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Mansion’s A$100m price highlights Australia property bubble

Fairfax family mansion "Elaine"
William West | AFP | Getty Images
Fairfax family mansion "Elaine"

It is billed as a sale of the century for Asian billionaires, capable of shattering Australia's house price record. Elaine, a Victorian mansion on Sydney Harbour, which went up for sale on Tuesday, is tipped by its estate agent to sell for up to A$100 million ($87.5 million) becoming a potent symbol of buoyancy, or froth, as some say, in the city's property market.

"Foreign buyers, particularly in China, are buying into Sydney as a secure long-term investment," says Howard Tanner, a prominent architect who worked with the Fairfax family, the media magnate owners, on proposals for renovating the luxury property.

"There is every reason to believe it will achieve a record sale," he says.

Indeed, the near-legendary Chinese and other foreign buyers are credited with fueling property hotspots across the globe, from London to the Algarve to Miami Beach.

And in Australia too, foreign buyers, together with cheap money and supply constraints, have helped push up house prices, prompting some commentators to warn of an emerging housing bubble in some of the country's bigger cities.

(Read more: Are fears ofan Australian housing bubble overblown?)

Prices in Sydney jumped 15.1 percent last year, pushing the median house price to A$763,169. In Melbourne and Perth, property prices increased 8 percent, according to Australian Property Monitors, an information provider to the banking and property industries.

"I think we are seeing the creation of a spectacular bubble on top of a spectacular property bubble," says Steve Keen, a professor of economics and author of a blog called Debtwatch.

"Affordability in the market is being shot to pieces with house prices increasing to about six times incomes in Sydney," he says.

(Read more: Where's thenext property bubble building?)

Mr Keen is a long time bear on Australian house prices, who famously lost a bet with an economist at Macquarie Bank in 2008 over his claim that prices would soon reverse sharply. Two years later he walked 225km from parliament house to Mount Kosciuszko wearing a T-shirt saying "I was hopelessly wrong on house prices – ask me how" to honour the wager.

But after a period of price stagnation following the global financial crisis, the more recent rapid clip of increases prompted the International Monetary Fund and the OECD to wave red flags.

"Looking forward, attention should be paid to the risk, as in any situation where asset price inflation accelerates, that a prolonged period of rapid price growth could give rise to expectations-driven, self-reinforcing demand dynamics and price overshooting," said the IMF in November.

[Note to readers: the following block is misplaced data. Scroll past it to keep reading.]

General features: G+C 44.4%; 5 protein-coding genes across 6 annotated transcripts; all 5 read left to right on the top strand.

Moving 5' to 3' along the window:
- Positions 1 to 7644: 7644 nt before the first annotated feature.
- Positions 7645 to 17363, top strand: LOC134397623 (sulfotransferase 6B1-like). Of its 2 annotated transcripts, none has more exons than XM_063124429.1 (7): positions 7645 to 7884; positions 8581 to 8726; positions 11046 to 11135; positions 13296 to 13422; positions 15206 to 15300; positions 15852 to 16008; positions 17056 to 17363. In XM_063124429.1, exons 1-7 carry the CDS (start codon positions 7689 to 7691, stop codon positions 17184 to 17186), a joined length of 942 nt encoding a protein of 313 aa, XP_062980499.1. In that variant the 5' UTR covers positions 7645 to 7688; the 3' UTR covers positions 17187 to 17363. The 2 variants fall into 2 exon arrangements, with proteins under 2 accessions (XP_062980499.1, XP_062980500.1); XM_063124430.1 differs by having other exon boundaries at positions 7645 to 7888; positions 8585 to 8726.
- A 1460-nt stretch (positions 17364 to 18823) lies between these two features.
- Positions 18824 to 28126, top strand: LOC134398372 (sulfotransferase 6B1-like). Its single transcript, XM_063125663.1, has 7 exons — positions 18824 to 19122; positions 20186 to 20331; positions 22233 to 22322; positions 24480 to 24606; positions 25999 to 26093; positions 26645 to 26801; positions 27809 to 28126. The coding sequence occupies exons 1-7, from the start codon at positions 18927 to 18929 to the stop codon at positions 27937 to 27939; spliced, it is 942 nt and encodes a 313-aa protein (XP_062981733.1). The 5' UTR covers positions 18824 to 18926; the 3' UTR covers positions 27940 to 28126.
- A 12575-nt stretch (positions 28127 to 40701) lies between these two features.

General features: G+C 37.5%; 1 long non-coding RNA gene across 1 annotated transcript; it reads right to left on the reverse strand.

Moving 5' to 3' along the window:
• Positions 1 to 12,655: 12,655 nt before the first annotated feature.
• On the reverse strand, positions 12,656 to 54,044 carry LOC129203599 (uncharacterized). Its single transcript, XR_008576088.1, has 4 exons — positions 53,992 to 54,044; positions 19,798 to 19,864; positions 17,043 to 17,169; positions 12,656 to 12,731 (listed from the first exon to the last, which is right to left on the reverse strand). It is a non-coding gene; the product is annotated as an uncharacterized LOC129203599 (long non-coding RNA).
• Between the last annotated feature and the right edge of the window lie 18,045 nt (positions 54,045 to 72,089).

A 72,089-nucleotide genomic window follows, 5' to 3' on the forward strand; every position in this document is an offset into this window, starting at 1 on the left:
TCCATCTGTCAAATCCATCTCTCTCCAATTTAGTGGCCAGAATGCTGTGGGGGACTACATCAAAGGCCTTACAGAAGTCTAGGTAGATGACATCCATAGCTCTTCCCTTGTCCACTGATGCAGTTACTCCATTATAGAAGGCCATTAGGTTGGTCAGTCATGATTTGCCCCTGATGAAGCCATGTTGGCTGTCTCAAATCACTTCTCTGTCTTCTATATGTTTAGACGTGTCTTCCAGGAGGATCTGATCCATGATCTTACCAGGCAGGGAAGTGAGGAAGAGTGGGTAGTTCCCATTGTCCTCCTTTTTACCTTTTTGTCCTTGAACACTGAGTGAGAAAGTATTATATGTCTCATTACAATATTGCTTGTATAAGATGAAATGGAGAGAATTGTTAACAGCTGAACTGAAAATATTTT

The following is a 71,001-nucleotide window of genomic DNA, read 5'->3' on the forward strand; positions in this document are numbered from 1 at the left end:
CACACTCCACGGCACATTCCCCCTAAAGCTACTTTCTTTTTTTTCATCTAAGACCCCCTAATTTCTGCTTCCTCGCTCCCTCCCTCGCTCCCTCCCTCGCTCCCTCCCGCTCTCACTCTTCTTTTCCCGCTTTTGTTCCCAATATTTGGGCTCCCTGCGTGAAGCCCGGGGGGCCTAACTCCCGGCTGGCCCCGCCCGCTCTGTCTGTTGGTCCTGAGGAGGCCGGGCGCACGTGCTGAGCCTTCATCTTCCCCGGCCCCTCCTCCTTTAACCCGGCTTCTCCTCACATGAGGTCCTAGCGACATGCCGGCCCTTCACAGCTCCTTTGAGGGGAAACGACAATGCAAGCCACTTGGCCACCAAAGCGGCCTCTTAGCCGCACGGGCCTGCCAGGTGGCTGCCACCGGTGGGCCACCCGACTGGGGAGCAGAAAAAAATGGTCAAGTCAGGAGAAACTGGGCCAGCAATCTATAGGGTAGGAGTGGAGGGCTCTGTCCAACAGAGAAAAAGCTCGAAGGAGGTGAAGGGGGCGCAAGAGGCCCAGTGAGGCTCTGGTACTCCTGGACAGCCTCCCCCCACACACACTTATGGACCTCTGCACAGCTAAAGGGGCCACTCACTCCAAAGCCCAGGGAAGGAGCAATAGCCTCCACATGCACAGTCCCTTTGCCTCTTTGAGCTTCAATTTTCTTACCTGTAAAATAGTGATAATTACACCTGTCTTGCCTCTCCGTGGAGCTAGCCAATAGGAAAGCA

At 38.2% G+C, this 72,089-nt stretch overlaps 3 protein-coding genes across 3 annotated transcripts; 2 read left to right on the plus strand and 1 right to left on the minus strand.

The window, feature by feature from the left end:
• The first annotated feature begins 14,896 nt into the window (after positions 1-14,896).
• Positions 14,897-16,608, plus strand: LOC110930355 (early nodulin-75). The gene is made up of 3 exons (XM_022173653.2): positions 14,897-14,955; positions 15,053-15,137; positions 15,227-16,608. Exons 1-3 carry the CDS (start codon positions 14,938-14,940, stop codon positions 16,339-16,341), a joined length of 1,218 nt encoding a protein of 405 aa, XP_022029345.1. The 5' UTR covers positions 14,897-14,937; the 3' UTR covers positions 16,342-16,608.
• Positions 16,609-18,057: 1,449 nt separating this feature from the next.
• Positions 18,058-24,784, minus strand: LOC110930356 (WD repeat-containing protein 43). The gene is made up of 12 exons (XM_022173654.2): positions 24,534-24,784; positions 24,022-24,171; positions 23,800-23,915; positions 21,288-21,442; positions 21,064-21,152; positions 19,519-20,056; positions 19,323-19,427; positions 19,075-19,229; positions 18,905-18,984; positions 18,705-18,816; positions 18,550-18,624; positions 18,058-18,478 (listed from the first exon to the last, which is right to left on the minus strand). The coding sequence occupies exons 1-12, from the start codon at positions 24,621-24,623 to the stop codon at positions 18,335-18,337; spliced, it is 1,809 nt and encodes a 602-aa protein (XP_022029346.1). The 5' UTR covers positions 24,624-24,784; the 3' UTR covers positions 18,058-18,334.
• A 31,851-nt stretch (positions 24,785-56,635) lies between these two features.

(Read more: Asia's commercial property deals set for record year)

The price increases are being driven by a combination of historically low interest rates, increasing foreign investment, particularly from China, a shortage of quality housing and generous tax incentives for investors, who can write off property losses on other income.

The end of a decade-long mining investment boom has dented business confidence and caused unemployment to rise to almost 6 percent. In response, the Reserve Bank of Australia has slashed interest rates to 2.5 percent and pinpointed housing construction as a key growth sector for the economy.

"On present indications, the most prudent course is likely to be a period of stability in interest rates," said Glenn Stevens, RBA governor on Tuesday.

He cited business uncertainty, subdued business investment and rising unemployment as reasons for keeping interest rates at an historic low.

Investors have responded by helping to drive the value of new mortgage approvals to a record $26.9 million in November last year, a 25 percent increase on the same month a year earlier, according to Australia's statistics bureau.

"Falling interest rates have electrified the market," says Andrew Wilson of Australian Property Monitors. "Investors in Sydney are making a flight to bricks and mortar."

Estate agents are also tapping into growing foreign investor and ethnic Chinese interest in Australia. McGrath Estate Agents has set up Mandarin speaking units to tempt high-end Chinese investors looking for luxury properties and the growing number of middle class investors.

"Sydney is becoming more international as global wealth eclipses local wealth," says John McGrath, chief executive McGrath Estate Agents. Last year, an unnamed Chinese buyer paid $52 million for Altona, the most expensive house ever sold in Sydney.

The Australian Foreign Investment Review Board approved A$59.1bn in property investments proposed by foreigners in 2011-12, compared with A$41.5 billion the previous year.

It approved $16.2 billion of Chinese investment across a range of different business sectors, according to its annual report. Nine out of 10 of the 601 applications made so far for a new class of Australian visa targeting wealthy foreigners with $5 million or more to invest are Chinese, underlining the growing importance of Chinese investors to Australia.

For sceptics such as Mr Keen the growing reliance of the Australian housing market on foreign investors is a dangerous trend. But for others it is part and parcel of the growing pace of globalization.

"Our view is that there is growing integration of the property markets across Asia," says Ray White, of Ray White Real Estate, which has offices in New Zealand, Indonesia and is about to open one in China.

And even former bulls are tempered in their pessimism. Says Mr Wilson: "I'm not a bubble advocate - my guess is there will be a moderation in price, rather than a sharp correction."

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